The U.S. must maintain and enforce its controls on immigration, including refugees, or be swamped. This is hard on the genuinely persecuted, but the blame lies on the abusers.

  8. ……and just like that – there’s tens of thousands of Venezuelan asylum seekers with no real cases to make before a judge and dozens of lawyers earning a quick buck by advising them to exaggerate truths, downright make shit up and apply for refugee status. Listen, personal tragedies are horrible and Venezuela’s great at churning them out daily (a todos nos toca eventualmente) – but being in a broken, crime-ridden country and holding onto the same old “My country’s scary and I don’t like it” sob story as everyone else does not a prosecution case make.

    If refugee status isn’t granted, you can even appeal the decision and drag it out for more time. Y después, ¿quién te saca? But the truth is eventually many of these refugees are gonna get deported porque la viveza criolla no dura para siempre.

    • Interesting this comment. How lawyers tell clients to exaggerate the claim? can you give me an example? I’ve been hearing this quite a while

      • I know of people who’ve given themselves black eyes, fat lips and taken pictures of themselves as evidence claiming to have been hurt by the GNB. Others who’ve vandalized their own cars and homes with anti-Opposition graffiti as evidence of targeted political persecution. Hell, I personally know a guy who sought asylum claiming he was being persecuted in Venezuela for being gay (he’s actually gay) and, was actually granted refugee status! He then stole some money I lent him (so you know he’s an asshole), but was really never a target of any sort of homophobia.

        Shady lawyers are in it for the money, so they’ll take any asylum application they can and tell clients to make phony cases like these; grossly exaggerating truths about political persecution and hoping for the best in four years (four years being the estimated wait time between applying for refugee status and your final hearing before a judge, with some interviews sprinkled throughout). One lawyer I talked to even said, and this is verbatim, “Have faith in God that Trump’s never gonna win, and Hillary’s not gonna deport you.” Guess how that would’ve turned out.

        You’re given a work permit for the duration of this process, so in a sense, you’ve bought yourself four years of tenuous legality in the US – it only costs a mountain of bullshit and morals (which -many- paisanos lack).

        • I think you’re talking about the falso positivos, which are always a possibility under any legal procedure. I am sad that you seem to have stumble upon several of this cases although I wouldn’t procede as if these were the rule. To me they seem more like the exception, for instance, and according to empirical research:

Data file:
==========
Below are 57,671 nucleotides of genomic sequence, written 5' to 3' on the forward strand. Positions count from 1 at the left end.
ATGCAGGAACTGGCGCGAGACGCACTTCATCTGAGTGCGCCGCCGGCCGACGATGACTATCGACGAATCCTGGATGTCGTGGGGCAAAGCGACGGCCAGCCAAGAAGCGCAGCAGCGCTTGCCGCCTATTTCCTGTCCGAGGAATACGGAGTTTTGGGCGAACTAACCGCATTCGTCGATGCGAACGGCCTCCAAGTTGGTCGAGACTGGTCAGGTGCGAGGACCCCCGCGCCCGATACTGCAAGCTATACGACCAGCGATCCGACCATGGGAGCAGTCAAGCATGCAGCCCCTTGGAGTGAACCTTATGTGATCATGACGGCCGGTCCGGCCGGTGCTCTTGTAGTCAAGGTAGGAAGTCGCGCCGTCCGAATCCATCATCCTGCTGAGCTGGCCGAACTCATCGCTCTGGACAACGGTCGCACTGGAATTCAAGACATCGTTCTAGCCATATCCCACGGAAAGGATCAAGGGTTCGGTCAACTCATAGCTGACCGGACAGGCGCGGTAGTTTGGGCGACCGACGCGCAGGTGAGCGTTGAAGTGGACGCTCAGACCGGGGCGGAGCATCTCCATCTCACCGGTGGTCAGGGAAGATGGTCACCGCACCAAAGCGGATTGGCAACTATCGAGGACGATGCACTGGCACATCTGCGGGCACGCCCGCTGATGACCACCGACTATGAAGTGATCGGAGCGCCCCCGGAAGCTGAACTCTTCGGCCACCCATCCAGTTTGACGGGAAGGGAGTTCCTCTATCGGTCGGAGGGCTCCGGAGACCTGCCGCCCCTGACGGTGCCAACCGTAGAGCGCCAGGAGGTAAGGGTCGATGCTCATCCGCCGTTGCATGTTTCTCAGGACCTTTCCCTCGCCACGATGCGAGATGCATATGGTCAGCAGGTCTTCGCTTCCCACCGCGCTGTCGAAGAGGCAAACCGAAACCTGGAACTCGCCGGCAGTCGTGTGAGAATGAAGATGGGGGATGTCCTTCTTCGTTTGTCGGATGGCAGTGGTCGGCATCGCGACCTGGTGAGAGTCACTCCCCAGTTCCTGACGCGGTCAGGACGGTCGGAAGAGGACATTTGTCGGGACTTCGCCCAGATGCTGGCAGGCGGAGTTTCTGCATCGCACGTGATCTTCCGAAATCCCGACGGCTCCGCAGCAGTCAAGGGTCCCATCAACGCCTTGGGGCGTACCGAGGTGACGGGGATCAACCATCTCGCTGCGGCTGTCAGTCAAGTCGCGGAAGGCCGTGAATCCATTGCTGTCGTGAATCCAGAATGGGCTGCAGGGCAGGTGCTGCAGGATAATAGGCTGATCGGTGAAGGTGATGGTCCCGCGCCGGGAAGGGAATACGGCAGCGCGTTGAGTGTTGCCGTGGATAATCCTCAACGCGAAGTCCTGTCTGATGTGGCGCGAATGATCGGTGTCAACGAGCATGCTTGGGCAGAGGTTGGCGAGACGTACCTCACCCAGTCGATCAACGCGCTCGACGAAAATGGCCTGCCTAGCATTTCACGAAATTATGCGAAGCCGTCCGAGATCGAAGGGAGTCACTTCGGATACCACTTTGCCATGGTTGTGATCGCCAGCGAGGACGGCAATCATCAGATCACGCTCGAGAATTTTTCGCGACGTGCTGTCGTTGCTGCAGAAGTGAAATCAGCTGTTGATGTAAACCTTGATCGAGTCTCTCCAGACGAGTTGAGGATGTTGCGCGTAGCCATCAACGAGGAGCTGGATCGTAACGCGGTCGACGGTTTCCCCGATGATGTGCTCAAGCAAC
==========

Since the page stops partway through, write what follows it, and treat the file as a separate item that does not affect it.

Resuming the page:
-although refugee crises have been highly publicized, the statistics for granting refugee status are usually less than one percent of all the asylum seekers. And not because they don’t have a case, most are left within a legal limbo of not being provided an answer (even if on paper this shouldn’t take more than three months).
          -nobody wants to be a refugee. While you are provided with a government answer you remain in a legal limbo that conveniently avoids most of the cityzenship rights and privileges.
          -it is a myth that the priviledge migration direction is south to north. Migrants tend to move either south to south or north to North.

  9. The definition of “refugee” in the Convention doesn’t apply to broad disasters like famines or state failure. You aren’t “persecuted” if no one in your country can find enough food. That’s why Venezuelans should be demanding a special protection program which doesn’t require strict compliance with the definition. Cuba had this for many years. So too did the Soviet bloc, back in its heyday. Czech hockey players or Mikhael Baryshnikov never had to show persecution; they only had to establish that they didn’t want to go back.

    There are enough Venezuelans abroad now that they should be making this demand.

    • I think it’s a fair point, though the way persecution is conducted in totalitarian states has evolved and so has the traditional interpretation of the term persecution in the refugee convention.. a good example is the OAS Cartagena resolution on territorial asylum. Signed on the eighties, it was especially mindful of the then situation at the time in Colombia and Central America

  10. I think it’s a fair point, though the way persecution is conducted in totalitarian states has evolved and so has the traditional interpretation of the term persecution in the refugee convention.. a good example is the OAS Cartagena resolution on territorial asylum. Signed on the eighties, it was especially mindful of the then situation at the time in Colombia and Central America

  11. As a European I very much prefer if Venezuelans deal with their own shit instead of leaping our direction.

    • Do you think it was a coincidence that the 1951 Geneva convention relating to the status of refugees was drafted after world war two, which was particularly destructive on European countries?